Student Teachers what to do when You’ve Lost Control of your Classroom

I’ll admit that I didn’t really learn much at all in my education classes at college. The truth is, teaching itself is a learning experience, and most things will be learned through trial and error. Even the most seasoned teachers lose control of their classroom from time to time, so don’t panic if it happens to you as a student teacher. Just take these steps:

Ring a bell, turn out the lights, raise your hand until all the other students have… Use whatever “signal” their teacher normally uses to get their attention.

You may have become more of a “buddy” with the students over the past few weeks than an authority to them, and they probably enjoy a break from their regular teacher. They may feel like they have more leniency with you than their teacher. Tell them in your sternest (not loudest) voice to sit down and listen. Say something to the effect of, “When I am teaching, I expect you to treat me like you treat Mr./Mrs. when he/she is teaching. I expect you to follow the rules you were taught at the beginning of the year, and if you break the rules, you will have consequences. Because you chose to break the following rules: , these are your consequences: .” Use your own judgment whether you should punish the class as a whole or as individuals. If you are not certain who was doing what, the whole class should receive some type of punishment, whether it’s a privilege taken away (recess, game time, etc.), or just having them sit still and quiet for 5 minutes (add a minute for every time someone talks during the quiet time). Usually, most of the kids in the class will watch everyone else and make sure they are all being quiet so they don’t get into further trouble. Now is the time to make them realize that you mean business, and you are not here to be their buddy. Although it is so tempting to try to befriend the students, you will lose your authority when you do so. Students will love and respect you when you set boundaries and stick to them, and at the same time show trust and respect to the students.

If your mentor teacher was just stepping back to see how you would handle the situation, that’s probably ok because these situations will happen when you go into teaching, and you’ll need to be prepared. However, if your mentor teacher does not offer any advice, speak up for you, or have a talk with his/her students about the problem, you might consider going to your professor for advice. Student teaching is not supposed to be a “break” for the mentor teacher, where he/she leaves you to fend for yourself in the classroom. The mentor teacher should be guiding you every step of the way, leaving room for you to make mistakes, but offering help when you need it. Ideally, the mentor teacher should give you small teaching tasks in the beginning and help you work up to a full day of teaching over a period of time. If he/she is just having you run errands all the time and not getting you involved in the classroom, talk to your professor.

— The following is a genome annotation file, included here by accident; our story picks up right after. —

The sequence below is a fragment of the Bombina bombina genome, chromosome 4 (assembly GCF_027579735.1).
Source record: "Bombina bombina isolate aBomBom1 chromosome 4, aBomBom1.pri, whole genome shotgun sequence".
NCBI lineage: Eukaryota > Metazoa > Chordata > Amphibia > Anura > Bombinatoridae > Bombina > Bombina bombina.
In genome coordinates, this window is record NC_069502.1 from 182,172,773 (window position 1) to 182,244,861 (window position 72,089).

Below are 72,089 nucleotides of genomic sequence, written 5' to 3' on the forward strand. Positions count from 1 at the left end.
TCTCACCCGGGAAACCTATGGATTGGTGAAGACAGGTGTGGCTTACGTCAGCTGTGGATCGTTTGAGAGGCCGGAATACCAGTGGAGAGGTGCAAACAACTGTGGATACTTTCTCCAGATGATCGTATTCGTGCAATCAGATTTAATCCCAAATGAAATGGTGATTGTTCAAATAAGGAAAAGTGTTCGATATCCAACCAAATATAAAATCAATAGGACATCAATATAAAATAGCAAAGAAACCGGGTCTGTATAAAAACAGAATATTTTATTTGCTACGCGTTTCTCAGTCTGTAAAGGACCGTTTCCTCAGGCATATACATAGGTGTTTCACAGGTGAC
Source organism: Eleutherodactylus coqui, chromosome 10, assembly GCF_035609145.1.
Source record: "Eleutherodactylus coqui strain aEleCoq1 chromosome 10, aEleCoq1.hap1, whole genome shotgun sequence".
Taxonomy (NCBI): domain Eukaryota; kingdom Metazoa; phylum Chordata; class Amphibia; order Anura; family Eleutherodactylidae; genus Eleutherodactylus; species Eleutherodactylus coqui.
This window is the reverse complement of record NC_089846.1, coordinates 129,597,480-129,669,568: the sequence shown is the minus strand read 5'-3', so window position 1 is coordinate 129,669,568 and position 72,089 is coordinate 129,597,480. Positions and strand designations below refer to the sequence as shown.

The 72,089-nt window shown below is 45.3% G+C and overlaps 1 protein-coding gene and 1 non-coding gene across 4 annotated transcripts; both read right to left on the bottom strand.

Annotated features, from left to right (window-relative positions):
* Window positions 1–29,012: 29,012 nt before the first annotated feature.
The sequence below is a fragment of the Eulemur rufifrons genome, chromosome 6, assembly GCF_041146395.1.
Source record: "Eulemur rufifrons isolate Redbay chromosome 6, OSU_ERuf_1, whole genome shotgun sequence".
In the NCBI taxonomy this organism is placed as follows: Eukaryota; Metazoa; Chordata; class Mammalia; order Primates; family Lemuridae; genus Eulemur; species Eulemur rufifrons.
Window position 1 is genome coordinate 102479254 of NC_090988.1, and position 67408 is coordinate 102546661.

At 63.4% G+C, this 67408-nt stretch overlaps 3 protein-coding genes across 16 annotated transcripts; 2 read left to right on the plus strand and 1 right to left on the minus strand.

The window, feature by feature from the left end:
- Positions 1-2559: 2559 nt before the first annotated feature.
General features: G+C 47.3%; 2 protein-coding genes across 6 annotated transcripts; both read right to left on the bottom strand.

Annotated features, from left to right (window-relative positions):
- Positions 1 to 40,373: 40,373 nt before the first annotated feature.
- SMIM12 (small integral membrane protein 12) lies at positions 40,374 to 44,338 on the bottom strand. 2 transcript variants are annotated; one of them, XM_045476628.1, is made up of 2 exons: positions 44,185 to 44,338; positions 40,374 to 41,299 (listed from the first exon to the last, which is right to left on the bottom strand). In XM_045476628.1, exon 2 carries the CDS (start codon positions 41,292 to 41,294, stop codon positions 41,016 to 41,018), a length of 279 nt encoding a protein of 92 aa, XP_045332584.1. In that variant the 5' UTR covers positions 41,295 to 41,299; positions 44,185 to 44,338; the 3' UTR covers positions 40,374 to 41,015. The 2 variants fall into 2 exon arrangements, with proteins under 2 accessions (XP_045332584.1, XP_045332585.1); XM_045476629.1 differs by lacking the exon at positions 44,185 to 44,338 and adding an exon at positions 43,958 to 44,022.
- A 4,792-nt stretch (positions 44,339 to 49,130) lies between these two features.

When you go home or back to campus that day and have had a break, brainstorm some “filler activities” for the future. A lot of times, students get out of control when they are bored or done with their work. The busier they are kept, the less likely they will act out. I always had a stack of brain-teasers for my students to work on individually when they finished their other work. It kept them quiet and busy until the rest of the class finished. You could also incorporate different centers for the students to go to throughout the day as they finish their work. Don’t let them be idle, or you are asking for trouble!

Just remember that this is not YOUR class, and this stage will not last forever. Take the time to work on establishing what rules, consequences, and procedures you will put into action in YOUR future classroom. I can promise you that it is much easier to handle students when you are the one that put the rules into effect from the beginning, as long as you are consistent with them. Don’t get discouraged with student teaching. It’s not easy to take on someone else’s students, rules, schedule, and expectations. Things will be much different when you have your own class!